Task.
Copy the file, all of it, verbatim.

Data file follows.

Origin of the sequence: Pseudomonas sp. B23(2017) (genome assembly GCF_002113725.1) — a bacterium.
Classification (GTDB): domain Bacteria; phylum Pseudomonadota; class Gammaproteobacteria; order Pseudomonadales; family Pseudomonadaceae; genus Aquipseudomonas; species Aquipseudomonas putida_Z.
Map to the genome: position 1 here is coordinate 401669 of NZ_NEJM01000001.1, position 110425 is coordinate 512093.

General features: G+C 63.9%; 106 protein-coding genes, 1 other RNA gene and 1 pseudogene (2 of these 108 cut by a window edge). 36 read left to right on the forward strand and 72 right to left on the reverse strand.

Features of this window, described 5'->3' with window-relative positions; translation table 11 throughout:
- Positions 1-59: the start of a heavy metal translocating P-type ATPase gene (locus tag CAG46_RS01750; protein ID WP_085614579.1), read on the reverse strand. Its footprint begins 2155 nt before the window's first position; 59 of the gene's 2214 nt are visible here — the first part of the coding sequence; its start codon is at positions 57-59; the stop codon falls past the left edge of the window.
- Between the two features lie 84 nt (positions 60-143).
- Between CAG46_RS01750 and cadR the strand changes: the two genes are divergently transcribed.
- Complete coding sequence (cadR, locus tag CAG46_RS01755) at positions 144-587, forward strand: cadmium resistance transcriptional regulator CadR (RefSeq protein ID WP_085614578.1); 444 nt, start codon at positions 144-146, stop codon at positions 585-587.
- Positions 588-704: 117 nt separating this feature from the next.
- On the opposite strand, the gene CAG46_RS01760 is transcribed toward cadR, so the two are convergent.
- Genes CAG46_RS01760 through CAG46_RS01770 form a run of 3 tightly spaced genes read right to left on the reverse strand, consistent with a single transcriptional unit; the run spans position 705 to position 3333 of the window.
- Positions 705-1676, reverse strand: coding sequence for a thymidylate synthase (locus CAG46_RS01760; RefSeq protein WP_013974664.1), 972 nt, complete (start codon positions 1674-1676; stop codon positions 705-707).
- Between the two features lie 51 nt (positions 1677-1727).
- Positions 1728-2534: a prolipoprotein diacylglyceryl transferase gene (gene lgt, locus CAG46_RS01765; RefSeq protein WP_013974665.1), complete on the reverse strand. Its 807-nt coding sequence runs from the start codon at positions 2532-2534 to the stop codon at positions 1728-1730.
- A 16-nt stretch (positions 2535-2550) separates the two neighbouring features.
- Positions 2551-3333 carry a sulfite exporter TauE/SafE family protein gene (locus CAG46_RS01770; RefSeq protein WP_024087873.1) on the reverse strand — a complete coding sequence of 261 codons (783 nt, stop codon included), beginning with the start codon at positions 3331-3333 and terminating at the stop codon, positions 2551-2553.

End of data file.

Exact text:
Origin of the sequence: Pseudomonas sp. B23(2017) (genome assembly GCF_002113725.1) — a bacterium.
Classification (GTDB): domain Bacteria; phylum Pseudomonadota; class Gammaproteobacteria; order Pseudomonadales; family Pseudomonadaceae; genus Aquipseudomonas; species Aquipseudomonas putida_Z.
Map to the genome: position 1 here is coordinate 401669 of NZ_NEJM01000001.1, position 110425 is coordinate 512093.

General features: G+C 63.9%; 106 protein-coding genes, 1 other RNA gene and 1 pseudogene (2 of these 108 cut by a window edge). 36 read left to right on the forward strand and 72 right to left on the reverse strand.

Features of this window, described 5'->3' with window-relative positions; translation table 11 throughout:
- Positions 1-59: the start of a heavy metal translocating P-type ATPase gene (locus tag CAG46_RS01750; protein ID WP_085614579.1), read on the reverse strand. Its footprint begins 2155 nt before the window's first position; 59 of the gene's 2214 nt are visible here — the first part of the coding sequence; its start codon is at positions 57-59; the stop codon falls past the left edge of the window.
- Between the two features lie 84 nt (positions 60-143).
- Between CAG46_RS01750 and cadR the strand changes: the two genes are divergently transcribed.
- Complete coding sequence (cadR, locus tag CAG46_RS01755) at positions 144-587, forward strand: cadmium resistance transcriptional regulator CadR (RefSeq protein ID WP_085614578.1); 444 nt, start codon at positions 144-146, stop codon at positions 585-587.
- Positions 588-704: 117 nt separating this feature from the next.
- On the opposite strand, the gene CAG46_RS01760 is transcribed toward cadR, so the two are convergent.
- Genes CAG46_RS01760 through CAG46_RS01770 form a run of 3 tightly spaced genes read right to left on the reverse strand, consistent with a single transcriptional unit; the run spans position 705 to position 3333 of the window.
- Positions 705-1676, reverse strand: coding sequence for a thymidylate synthase (locus CAG46_RS01760; RefSeq protein WP_013974664.1), 972 nt, complete (start codon positions 1674-1676; stop codon positions 705-707).
- Between the two features lie 51 nt (positions 1677-1727).
- Positions 1728-2534: a prolipoprotein diacylglyceryl transferase gene (gene lgt, locus CAG46_RS01765; RefSeq protein WP_013974665.1), complete on the reverse strand. Its 807-nt coding sequence runs from the start codon at positions 2532-2534 to the stop codon at positions 1728-1730.
- A 16-nt stretch (positions 2535-2550) separates the two neighbouring features.
- Positions 2551-3333 carry a sulfite exporter TauE/SafE family protein gene (locus CAG46_RS01770; RefSeq protein WP_024087873.1) on the reverse strand — a complete coding sequence of 261 codons (783 nt, stop codon included), beginning with the start codon at positions 3331-3333 and terminating at the stop codon, positions 2551-2553.